Monday, January 23, 2012

Undiscovered country

I've been posting more and riding less due to a slight illness. I hope to change that soon. One of the main reasons I started this blog was to share some of the wonderful Front Range routes I’ve found. Before I can share ‘em I have to find them. This post is about that. In another I’ll discuss following the route.  

Finding routes has really followed two tracks. The first is following others. Well, not literally, but I have been following some of the routes that others have done before me. These include race routes like the Creekside Dirty Century, and the Gold Belt Century. I’ve yet to follow one of these completely, but they become the basis of a route. I’ve also used non-race routes as the basis of a ride. This includes routes others have posted on their blog, and routes I’ve found by searching Strava or Garmin Connect. I know this can be done through Map My Ride and probably other sites as well.

The second major path involves a lot of time staring at maps online. With a combination of the map, satellite, terrain and bicycling view in Google Maps I can usually find the gravel and avoid pavement. IT takes a bit of time, but in the end not too much. I’ve gotten more efficient, but it still takes a while to switch through all those views to determine road surface.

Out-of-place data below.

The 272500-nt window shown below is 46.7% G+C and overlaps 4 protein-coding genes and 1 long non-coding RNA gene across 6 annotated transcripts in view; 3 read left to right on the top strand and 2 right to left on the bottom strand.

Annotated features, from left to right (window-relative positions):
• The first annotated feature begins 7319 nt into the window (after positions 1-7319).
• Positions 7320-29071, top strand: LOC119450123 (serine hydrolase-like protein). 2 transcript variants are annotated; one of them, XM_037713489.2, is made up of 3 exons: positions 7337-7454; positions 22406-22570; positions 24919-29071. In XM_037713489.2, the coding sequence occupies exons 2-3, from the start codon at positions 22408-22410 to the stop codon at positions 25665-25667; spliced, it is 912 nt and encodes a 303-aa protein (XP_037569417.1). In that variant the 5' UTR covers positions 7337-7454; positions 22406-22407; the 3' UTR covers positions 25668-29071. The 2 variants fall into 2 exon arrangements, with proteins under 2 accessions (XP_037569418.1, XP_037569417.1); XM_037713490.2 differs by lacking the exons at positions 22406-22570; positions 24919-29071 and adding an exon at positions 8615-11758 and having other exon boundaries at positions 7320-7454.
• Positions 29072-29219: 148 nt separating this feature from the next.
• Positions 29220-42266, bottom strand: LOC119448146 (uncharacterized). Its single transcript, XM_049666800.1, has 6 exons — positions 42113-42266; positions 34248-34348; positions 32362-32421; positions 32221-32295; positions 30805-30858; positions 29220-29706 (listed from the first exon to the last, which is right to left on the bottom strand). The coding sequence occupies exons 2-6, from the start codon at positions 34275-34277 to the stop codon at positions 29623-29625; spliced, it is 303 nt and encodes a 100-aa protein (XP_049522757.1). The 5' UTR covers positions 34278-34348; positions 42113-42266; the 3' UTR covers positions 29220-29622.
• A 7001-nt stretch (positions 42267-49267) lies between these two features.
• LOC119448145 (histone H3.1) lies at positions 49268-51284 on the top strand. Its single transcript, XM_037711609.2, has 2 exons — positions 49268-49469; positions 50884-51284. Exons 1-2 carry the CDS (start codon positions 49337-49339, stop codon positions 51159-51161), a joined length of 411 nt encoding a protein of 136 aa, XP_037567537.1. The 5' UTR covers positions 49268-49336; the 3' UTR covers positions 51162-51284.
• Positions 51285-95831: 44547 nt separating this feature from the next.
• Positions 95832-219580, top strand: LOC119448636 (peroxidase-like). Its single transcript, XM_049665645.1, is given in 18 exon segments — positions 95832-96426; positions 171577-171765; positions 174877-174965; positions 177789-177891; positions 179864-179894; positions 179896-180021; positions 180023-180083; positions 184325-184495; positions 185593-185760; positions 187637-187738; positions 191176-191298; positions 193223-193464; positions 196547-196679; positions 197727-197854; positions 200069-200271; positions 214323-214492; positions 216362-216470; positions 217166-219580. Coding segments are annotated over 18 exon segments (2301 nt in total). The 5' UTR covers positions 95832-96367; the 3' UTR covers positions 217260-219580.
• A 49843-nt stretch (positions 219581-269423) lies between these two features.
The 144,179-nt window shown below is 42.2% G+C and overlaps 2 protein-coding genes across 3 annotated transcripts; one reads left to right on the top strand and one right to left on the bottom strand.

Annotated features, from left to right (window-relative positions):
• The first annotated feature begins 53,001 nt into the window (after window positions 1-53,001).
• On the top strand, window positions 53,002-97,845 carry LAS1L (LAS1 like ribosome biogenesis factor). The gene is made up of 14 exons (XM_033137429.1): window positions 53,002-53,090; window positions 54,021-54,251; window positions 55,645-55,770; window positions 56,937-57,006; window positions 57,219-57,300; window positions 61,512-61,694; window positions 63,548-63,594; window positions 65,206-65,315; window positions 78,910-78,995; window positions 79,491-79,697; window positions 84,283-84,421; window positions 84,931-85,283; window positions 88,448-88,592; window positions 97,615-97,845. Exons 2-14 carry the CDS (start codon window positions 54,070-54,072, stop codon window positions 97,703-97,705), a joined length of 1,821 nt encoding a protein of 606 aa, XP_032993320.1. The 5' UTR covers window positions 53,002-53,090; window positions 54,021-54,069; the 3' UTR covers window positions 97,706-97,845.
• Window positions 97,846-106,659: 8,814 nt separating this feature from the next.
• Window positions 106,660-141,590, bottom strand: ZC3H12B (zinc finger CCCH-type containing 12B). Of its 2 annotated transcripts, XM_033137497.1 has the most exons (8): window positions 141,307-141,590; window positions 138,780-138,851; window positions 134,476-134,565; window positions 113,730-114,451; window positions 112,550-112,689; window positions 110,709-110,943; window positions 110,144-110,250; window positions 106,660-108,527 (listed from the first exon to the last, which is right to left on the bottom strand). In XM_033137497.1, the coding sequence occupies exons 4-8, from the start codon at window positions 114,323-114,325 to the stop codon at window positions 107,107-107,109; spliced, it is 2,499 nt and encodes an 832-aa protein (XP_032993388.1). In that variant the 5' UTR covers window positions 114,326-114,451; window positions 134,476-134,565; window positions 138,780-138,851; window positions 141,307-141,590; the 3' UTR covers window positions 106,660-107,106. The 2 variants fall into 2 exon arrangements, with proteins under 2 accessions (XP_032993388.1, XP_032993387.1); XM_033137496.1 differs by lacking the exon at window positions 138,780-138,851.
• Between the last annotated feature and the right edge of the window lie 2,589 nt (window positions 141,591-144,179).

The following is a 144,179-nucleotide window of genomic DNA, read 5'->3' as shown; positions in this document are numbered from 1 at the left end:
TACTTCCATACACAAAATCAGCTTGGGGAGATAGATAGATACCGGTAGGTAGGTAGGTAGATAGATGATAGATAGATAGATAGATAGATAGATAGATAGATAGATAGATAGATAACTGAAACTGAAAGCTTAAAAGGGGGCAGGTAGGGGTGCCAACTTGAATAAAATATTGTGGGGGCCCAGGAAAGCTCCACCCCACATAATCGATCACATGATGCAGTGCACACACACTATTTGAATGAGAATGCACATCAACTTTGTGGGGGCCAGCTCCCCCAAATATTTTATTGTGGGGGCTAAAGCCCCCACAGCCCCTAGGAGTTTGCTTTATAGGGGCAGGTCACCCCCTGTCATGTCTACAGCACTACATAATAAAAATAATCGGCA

The more problematic drawback is that there’s no map view that I know of which indicates property boundaries. This is huge. Many of the gravel routes get a bit more remote and some of the roads are closed to public travel. I’m not talking just driveways here. Some of these roads appear to be through roads. Many of these are maintained privately by the several residents on those roads and so the road is considered private. This kinda sucks to encounter when you’re 35-40 miles into a loop and have to turn around. This is what I encountered attempting to go over Rabbit Mountain up to Carter Lake. You can get up and over the mountain, but on the way back down (headed North) there is a ½ mile stretch of private property which prevented the connection. It’s the only chunk of private road on the route and it prevents riding through at least without going stealth and risking trespassing issues – something I’m not likely to do. (Call me crazy but I just don’t like the look of the front end of a shotgun nor the jaws of a farm mongrel.)

So, how to deal with this? So far it seems pretty safe to stick to numbered roads. All of the numbered roads (e.g. Co Rd 73) are public - at least to my knowledge. However, this leaves out a lot of other roads which are not numbered, but which are open to the public (e.g. Old Flowers Rd outside Fort Collins). Really it just seems to be part of the game.